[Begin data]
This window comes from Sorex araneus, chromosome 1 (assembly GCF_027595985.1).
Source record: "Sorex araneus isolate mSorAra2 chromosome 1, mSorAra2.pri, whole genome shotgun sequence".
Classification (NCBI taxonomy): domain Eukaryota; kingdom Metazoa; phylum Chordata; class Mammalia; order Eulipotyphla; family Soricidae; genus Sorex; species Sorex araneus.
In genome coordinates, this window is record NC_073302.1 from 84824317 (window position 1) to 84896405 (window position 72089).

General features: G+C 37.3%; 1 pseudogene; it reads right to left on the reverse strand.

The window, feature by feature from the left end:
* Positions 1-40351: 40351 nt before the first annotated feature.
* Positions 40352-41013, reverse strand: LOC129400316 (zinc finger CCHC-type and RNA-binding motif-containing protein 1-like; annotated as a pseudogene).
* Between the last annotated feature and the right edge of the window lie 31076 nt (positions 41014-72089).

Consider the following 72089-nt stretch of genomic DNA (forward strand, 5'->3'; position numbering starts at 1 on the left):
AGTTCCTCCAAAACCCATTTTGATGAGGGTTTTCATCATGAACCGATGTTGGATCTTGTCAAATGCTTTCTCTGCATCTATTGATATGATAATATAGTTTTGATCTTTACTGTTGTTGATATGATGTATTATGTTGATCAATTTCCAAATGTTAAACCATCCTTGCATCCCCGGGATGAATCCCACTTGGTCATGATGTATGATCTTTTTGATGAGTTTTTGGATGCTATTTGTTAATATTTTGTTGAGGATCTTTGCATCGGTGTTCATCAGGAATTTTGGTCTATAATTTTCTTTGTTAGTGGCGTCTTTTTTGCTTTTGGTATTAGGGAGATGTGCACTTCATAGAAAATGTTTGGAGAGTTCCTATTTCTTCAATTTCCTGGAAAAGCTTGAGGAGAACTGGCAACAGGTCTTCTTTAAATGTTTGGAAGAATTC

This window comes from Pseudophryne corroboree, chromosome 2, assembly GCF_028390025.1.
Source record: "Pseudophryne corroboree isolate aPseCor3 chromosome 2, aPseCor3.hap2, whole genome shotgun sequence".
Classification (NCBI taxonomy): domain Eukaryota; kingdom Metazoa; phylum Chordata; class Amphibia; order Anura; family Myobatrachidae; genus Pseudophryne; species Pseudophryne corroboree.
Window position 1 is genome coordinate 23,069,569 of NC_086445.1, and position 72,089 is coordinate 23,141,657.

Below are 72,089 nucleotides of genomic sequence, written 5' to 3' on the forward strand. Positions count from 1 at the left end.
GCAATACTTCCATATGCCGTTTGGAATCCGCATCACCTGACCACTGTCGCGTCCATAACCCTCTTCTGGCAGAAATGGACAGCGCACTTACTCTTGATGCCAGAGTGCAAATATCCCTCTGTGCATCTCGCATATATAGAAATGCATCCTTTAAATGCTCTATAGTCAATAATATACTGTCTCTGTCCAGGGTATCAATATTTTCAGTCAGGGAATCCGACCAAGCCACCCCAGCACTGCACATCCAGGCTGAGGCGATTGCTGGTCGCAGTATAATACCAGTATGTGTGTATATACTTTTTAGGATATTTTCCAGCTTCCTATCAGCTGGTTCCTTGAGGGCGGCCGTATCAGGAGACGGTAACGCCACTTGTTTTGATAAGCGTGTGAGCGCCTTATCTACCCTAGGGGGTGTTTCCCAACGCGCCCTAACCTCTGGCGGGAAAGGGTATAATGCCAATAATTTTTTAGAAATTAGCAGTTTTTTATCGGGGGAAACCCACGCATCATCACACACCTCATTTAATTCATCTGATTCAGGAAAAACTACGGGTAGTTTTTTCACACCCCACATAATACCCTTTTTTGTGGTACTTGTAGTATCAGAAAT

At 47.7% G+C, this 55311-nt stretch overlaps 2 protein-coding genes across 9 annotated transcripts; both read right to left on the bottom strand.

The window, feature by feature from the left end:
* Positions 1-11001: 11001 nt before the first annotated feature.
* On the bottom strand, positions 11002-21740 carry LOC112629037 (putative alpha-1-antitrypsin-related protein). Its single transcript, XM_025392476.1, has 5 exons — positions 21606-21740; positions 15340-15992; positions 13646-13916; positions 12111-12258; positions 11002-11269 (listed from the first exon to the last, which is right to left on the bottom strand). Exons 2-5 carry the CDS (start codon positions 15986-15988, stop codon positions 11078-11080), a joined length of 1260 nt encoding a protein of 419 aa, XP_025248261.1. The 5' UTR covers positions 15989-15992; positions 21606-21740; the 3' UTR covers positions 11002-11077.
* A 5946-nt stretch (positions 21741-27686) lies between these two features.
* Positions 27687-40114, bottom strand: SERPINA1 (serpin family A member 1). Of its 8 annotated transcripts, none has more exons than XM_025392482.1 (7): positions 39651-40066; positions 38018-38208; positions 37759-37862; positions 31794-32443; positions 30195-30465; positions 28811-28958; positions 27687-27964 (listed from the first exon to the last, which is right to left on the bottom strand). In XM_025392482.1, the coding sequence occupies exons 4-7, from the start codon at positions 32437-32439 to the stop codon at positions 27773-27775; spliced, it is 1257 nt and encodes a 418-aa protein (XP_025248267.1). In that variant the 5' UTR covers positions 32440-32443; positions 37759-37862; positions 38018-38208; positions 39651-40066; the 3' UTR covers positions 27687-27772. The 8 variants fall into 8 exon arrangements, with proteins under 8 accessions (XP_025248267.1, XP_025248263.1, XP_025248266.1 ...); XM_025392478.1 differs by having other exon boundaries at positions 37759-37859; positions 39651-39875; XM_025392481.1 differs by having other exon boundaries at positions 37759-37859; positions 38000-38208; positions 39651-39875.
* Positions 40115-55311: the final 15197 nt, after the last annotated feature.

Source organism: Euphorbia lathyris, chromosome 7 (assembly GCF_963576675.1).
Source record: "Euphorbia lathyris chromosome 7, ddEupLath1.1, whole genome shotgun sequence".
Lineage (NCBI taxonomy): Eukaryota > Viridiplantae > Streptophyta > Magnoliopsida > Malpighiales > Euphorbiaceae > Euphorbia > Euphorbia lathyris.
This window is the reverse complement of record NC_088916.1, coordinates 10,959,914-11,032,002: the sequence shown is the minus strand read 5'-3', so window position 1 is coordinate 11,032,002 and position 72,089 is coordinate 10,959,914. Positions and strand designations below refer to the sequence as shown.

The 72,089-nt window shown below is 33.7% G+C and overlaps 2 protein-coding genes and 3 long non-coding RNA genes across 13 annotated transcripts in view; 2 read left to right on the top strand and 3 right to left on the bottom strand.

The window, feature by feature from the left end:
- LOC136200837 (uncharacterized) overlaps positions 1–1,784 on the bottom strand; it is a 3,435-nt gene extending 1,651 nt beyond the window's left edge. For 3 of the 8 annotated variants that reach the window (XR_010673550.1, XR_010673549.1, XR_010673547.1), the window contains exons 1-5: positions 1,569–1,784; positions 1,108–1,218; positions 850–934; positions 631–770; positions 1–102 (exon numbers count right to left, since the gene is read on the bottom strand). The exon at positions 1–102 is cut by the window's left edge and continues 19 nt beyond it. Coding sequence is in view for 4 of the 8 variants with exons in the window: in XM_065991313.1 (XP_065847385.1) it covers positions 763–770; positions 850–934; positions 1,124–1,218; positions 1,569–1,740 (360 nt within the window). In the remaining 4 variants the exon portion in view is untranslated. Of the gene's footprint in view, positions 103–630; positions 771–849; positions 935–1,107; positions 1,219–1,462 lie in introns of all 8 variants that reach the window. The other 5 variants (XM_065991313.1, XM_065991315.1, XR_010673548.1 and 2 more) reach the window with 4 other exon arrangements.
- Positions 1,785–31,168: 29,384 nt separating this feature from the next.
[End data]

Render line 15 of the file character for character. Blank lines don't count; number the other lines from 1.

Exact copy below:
Window position 1 is genome coordinate 23,069,569 of NC_086445.1, and position 72,089 is coordinate 23,141,657.